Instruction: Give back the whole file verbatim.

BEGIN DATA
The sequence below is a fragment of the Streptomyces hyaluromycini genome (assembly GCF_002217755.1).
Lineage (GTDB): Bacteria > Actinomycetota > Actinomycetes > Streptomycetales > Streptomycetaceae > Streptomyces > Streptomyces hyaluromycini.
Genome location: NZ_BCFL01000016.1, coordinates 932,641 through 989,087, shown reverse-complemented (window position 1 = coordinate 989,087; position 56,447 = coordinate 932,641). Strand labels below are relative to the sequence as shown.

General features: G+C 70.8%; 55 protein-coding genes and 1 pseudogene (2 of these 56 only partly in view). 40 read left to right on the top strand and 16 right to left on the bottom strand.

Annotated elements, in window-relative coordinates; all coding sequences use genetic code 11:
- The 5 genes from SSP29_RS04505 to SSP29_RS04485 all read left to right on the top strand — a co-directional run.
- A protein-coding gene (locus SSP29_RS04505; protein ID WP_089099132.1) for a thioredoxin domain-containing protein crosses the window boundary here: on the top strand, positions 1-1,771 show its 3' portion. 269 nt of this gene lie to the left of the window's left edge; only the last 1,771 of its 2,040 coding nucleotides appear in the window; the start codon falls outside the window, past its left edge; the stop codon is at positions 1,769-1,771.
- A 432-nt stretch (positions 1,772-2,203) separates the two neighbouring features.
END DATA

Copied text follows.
The sequence below is a fragment of the Streptomyces hyaluromycini genome (assembly GCF_002217755.1).
Lineage (GTDB): Bacteria > Actinomycetota > Actinomycetes > Streptomycetales > Streptomycetaceae > Streptomyces > Streptomyces hyaluromycini.
Genome location: NZ_BCFL01000016.1, coordinates 932,641 through 989,087, shown reverse-complemented (window position 1 = coordinate 989,087; position 56,447 = coordinate 932,641). Strand labels below are relative to the sequence as shown.

General features: G+C 70.8%; 55 protein-coding genes and 1 pseudogene (2 of these 56 only partly in view). 40 read left to right on the top strand and 16 right to left on the bottom strand.

Annotated elements, in window-relative coordinates; all coding sequences use genetic code 11:
- The 5 genes from SSP29_RS04505 to SSP29_RS04485 all read left to right on the top strand — a co-directional run.
- A protein-coding gene (locus SSP29_RS04505; protein ID WP_089099132.1) for a thioredoxin domain-containing protein crosses the window boundary here: on the top strand, positions 1-1,771 show its 3' portion. 269 nt of this gene lie to the left of the window's left edge; only the last 1,771 of its 2,040 coding nucleotides appear in the window; the start codon falls outside the window, past its left edge; the stop codon is at positions 1,769-1,771.
- A 432-nt stretch (positions 1,772-2,203) separates the two neighbouring features.